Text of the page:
An Artist Has Recreated Famous Lost Artworks for Art Basel—and They Will Disappear Again Before the Fair Is Over
Alvaro Urbano's works are on view for a limited time only.
Not all artworks are designed to tell a story. But they can’t help becoming stories if they suddenly disappear.
Madrid-born, Berlin-based artist Alvaro Urbano brings this idea to mischievous life in Art Basel’s Statements section this year. His installation at Berlin gallery ChertLüdde’s booth, titled Ever Since Night Falls, features 29 sculptural interpretations of artworks lost, stolen, or destroyed throughout history.
The catch? More of them will disappear from view every day of the fair.
Unlike the vanished works that inspired Urbano, however, his pieces will all disappear by the same mechanism: the advancing movement of a painting depicting a midnight blue curtain that stretches across the stand’s back wall. After the fair closes each night, Urbano and the gallery reposition the “curtain” a few meters closer to the booth’s entrance, plunging additional works into darkness. (Except, that is, for what viewers can still make out through a set of peepholes cut into the middle of the painting.)
“What struck me were the stories,” Urbano told artnet News on the fair’s opening day. He spent four months researching and creating the works—an uncharacteristically long period of time, according to the artist. “They are ghosts,” Urbano said of the lost works. “Because they don’t exist, you have to treat them with tenderness.”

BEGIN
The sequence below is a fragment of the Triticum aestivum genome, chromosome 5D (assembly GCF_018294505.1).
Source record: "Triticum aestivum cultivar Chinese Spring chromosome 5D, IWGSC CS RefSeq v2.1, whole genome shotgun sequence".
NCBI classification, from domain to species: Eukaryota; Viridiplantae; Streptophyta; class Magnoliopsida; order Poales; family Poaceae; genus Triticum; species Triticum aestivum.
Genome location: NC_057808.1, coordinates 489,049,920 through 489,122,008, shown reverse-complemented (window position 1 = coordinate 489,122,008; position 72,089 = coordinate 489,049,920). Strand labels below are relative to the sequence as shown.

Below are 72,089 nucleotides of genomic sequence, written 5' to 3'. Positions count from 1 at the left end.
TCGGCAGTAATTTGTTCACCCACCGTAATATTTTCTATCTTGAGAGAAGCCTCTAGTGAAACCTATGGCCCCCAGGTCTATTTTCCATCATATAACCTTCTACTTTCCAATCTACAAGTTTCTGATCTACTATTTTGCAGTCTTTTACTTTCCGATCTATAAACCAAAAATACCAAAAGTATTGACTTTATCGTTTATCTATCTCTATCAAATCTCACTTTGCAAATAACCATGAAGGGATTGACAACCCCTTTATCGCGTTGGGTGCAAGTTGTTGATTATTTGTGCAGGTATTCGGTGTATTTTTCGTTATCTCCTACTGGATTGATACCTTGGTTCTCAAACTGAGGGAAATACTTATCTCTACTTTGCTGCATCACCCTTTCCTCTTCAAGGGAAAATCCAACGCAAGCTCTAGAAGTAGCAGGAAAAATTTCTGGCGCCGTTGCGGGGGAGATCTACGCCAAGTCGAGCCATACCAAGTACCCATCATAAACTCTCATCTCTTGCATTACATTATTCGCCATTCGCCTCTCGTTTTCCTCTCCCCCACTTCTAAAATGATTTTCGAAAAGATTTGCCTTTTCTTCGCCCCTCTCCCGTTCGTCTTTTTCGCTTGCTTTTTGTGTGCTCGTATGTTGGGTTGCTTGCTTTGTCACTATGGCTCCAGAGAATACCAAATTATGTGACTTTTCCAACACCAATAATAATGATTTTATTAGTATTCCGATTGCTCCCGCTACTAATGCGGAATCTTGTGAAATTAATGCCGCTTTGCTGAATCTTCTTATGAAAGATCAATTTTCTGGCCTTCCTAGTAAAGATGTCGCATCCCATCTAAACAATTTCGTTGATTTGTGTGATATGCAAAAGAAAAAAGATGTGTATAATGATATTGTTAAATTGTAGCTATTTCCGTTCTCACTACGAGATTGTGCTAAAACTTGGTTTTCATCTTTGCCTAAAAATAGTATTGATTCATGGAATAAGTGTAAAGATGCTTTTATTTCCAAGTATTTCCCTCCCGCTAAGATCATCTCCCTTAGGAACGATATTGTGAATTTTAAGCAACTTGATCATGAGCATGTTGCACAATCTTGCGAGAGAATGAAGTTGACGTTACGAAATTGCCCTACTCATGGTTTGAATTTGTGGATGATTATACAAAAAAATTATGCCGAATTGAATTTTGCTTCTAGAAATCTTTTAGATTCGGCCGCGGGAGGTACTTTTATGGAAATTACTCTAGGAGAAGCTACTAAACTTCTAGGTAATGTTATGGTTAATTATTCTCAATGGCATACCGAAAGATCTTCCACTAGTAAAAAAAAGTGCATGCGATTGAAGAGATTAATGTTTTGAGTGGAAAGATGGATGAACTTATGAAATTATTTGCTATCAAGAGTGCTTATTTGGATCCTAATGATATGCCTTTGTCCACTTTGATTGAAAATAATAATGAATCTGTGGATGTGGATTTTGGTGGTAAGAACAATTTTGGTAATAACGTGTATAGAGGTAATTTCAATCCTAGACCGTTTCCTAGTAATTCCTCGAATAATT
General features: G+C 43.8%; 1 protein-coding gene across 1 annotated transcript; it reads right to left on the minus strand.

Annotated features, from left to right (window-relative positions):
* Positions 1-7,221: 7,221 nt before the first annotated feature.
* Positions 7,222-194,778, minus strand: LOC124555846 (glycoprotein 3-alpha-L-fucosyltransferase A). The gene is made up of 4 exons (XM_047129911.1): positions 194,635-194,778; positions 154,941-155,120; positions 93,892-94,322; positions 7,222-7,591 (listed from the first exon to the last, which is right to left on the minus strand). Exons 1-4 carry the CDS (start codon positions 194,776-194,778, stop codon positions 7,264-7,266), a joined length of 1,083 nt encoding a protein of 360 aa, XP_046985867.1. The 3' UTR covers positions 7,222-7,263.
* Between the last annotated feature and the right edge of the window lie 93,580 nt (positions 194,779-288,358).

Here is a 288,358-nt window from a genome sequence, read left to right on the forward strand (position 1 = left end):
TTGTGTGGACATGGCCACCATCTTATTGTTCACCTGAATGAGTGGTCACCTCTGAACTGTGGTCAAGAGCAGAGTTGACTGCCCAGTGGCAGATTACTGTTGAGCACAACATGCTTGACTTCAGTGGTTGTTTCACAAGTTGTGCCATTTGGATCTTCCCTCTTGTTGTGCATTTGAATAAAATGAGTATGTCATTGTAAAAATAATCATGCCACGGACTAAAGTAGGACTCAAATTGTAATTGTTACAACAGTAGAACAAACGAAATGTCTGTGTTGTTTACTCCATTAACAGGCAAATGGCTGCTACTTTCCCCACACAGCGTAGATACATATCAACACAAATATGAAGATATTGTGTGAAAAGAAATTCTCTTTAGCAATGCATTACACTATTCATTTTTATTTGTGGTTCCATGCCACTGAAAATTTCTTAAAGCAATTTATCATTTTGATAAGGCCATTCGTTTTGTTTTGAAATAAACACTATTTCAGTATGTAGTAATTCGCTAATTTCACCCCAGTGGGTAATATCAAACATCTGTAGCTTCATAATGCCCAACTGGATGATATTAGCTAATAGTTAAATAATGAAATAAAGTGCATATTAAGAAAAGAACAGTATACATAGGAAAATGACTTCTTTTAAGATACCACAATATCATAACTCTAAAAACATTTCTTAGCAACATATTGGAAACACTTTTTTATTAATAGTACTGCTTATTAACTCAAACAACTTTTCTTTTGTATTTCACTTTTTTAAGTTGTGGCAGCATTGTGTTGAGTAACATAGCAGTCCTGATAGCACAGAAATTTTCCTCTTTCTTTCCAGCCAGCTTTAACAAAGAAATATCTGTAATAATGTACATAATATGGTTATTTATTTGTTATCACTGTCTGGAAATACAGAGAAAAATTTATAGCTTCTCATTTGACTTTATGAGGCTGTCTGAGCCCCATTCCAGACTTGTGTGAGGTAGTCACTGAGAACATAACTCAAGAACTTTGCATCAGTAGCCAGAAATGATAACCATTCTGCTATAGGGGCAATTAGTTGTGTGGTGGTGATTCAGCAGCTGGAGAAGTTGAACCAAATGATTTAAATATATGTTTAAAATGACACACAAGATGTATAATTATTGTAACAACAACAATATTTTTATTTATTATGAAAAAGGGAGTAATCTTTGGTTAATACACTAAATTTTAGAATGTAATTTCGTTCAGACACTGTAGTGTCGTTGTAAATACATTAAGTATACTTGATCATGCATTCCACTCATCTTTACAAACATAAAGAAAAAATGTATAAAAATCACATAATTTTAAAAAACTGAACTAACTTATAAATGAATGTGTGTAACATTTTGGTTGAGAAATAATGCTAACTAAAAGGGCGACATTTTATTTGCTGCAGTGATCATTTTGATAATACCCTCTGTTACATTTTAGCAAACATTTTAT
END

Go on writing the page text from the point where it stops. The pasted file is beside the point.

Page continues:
The stories told by these ghosts include tragic accidents and overt criminality, personal reinventions and public controversies. One work is a foam and papier-mâché stand-in for one of the estimated 20 million artworks and artifacts incinerated when Brazil’s National Museum went up in flames in September 2018.
Another honors the stolen luggage that held dozens of On Kawara’s I Got Up works, postcards that he stamped with the titular phrase and the time he rose from bed, then sent to friends and family members every day for years. The theft was such a blow to Kawara that he discontinued the series immediately afterward.
Crucially, these are interpretations, not replicas. Urbano produced the entire series as sculptures, even when the lost works were actually paintings or drawings. There is a dose of humor to the installation. One sculpture calls back to Richard Serra’s infamous Tilted Arc—which was installed in Manhattan’s Foley Federal Plaza in 1981 but eventually removed after a public backlash—by rendering the work in miniature as a flaccid metal strip draped over a wall-mounted rod like a wet towel.
Apart from a handful of sculptures designed as a set with the curtain, the others are sold individually for prices ranging from €5,000 to €15,000.
Will their availability have any influence on whether viewers will be able to see them from one day to the next? “No, it makes no difference,” answered Florian Lüdde, one of the gallery’s partners, with a knowing smirk. “That would just be weird.”
Beyond each work’s position within the installation, there is no greater rhyme or reason to the order in which they will disappear. Urbano made this decision in part to reflect the element of chance that makes people, objects, and history so fragile. It’s an unexpectedly poetic message at a major art fair, but it’s one that Ever Since Night Falls delivers with a refreshingly light touch. Just be aware that the touch gets a little lighter every day.
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